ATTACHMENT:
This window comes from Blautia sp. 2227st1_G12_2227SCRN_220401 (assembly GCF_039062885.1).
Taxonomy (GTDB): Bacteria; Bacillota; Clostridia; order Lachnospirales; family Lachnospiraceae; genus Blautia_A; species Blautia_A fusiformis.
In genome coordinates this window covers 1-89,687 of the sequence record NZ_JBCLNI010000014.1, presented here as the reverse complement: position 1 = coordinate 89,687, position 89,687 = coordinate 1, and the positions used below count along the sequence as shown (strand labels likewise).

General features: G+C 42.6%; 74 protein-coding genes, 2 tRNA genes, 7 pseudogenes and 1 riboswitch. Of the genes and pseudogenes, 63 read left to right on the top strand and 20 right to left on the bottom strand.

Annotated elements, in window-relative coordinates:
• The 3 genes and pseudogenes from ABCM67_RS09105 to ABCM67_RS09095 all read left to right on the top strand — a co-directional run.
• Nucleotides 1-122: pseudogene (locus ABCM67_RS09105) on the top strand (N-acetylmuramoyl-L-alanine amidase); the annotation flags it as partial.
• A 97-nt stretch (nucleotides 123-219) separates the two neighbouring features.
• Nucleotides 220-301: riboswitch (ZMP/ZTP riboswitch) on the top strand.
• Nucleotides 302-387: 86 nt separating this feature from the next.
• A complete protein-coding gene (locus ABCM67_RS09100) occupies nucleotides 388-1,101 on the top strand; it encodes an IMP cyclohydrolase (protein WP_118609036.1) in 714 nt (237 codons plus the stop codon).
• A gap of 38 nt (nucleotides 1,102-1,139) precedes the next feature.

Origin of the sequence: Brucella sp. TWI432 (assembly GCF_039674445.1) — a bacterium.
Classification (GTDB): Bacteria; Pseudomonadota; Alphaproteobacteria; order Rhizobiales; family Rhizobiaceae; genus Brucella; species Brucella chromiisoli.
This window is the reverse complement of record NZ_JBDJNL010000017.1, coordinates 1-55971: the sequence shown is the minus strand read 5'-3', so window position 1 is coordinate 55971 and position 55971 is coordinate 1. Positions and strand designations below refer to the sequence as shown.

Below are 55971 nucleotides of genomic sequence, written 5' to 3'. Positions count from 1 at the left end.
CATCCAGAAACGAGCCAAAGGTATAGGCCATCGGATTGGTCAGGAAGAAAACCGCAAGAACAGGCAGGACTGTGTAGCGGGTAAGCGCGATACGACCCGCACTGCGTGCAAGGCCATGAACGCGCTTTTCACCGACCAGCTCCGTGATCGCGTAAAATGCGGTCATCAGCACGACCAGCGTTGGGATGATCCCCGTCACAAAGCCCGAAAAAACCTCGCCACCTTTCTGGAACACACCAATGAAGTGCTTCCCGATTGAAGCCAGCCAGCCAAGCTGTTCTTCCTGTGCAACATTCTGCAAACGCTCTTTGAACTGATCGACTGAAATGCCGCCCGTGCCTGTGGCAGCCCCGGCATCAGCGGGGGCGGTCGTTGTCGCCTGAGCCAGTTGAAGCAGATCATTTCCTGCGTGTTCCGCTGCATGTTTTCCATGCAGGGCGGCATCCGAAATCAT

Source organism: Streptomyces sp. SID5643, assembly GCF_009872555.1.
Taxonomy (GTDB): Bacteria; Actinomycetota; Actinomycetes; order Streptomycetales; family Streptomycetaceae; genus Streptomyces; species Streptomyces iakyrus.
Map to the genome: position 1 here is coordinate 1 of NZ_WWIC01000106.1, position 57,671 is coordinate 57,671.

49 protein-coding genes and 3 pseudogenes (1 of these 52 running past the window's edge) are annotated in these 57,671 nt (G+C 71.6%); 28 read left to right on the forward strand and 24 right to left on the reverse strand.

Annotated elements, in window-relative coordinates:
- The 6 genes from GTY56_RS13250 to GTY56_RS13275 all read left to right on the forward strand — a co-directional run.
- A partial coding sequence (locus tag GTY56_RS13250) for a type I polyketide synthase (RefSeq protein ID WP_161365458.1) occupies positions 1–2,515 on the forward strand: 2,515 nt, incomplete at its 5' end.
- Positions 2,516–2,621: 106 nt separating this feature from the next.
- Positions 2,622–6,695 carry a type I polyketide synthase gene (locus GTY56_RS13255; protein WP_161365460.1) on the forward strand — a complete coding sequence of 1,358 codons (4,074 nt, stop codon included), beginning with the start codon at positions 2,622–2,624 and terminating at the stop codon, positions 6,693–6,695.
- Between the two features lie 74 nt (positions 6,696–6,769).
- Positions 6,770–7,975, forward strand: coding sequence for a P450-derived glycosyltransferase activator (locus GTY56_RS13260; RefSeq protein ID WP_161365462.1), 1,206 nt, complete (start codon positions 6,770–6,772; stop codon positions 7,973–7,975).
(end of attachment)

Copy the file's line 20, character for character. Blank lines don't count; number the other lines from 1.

Map to the genome: position 1 here is coordinate 1 of NZ_WWIC01000106.1, position 57,671 is coordinate 57,671.